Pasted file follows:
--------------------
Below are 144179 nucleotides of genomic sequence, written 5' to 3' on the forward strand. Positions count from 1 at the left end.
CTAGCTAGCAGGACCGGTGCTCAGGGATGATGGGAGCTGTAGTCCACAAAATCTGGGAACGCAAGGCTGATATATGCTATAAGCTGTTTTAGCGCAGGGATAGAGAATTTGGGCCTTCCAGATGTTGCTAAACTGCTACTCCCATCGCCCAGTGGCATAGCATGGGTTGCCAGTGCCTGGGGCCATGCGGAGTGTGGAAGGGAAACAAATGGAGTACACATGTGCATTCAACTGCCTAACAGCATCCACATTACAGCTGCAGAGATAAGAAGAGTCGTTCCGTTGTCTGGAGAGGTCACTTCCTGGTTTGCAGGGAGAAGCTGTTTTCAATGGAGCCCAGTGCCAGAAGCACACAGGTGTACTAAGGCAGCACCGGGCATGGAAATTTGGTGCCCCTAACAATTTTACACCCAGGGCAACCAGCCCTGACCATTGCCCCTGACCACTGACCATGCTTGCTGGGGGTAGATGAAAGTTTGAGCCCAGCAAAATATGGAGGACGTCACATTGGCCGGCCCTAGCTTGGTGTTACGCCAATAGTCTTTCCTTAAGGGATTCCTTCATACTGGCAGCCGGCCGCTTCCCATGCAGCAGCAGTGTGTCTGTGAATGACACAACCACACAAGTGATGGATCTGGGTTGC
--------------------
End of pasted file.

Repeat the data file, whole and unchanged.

Below are 144179 nucleotides of genomic sequence, written 5' to 3' on the forward strand. Positions count from 1 at the left end.
CTAGCTAGCAGGACCGGTGCTCAGGGATGATGGGAGCTGTAGTCCACAAAATCTGGGAACGCAAGGCTGATATATGCTATAAGCTGTTTTAGCGCAGGGATAGAGAATTTGGGCCTTCCAGATGTTGCTAAACTGCTACTCCCATCGCCCAGTGGCATAGCATGGGTTGCCAGTGCCTGGGGCCATGCGGAGTGTGGAAGGGAAACAAATGGAGTACACATGTGCATTCAACTGCCTAACAGCATCCACATTACAGCTGCAGAGATAAGAAGAGTCGTTCCGTTGTCTGGAGAGGTCACTTCCTGGTTTGCAGGGAGAAGCTGTTTTCAATGGAGCCCAGTGCCAGAAGCACACAGGTGTACTAAGGCAGCACCGGGCATGGAAATTTGGTGCCCCTAACAATTTTACACCCAGGGCAACCAGCCCTGACCATTGCCCCTGACCACTGACCATGCTTGCTGGGGGTAGATGAAAGTTTGAGCCCAGCAAAATATGGAGGACGTCACATTGGCCGGCCCTAGCTTGGTGTTACGCCAATAGTCTTTCCTTAAGGGATTCCTTCATACTGGCAGCCGGCCGCTTCCCATGCAGCAGCAGTGTGTCTGTGAATGACACAACCACACAAGTGATGGATCTGGGTTGC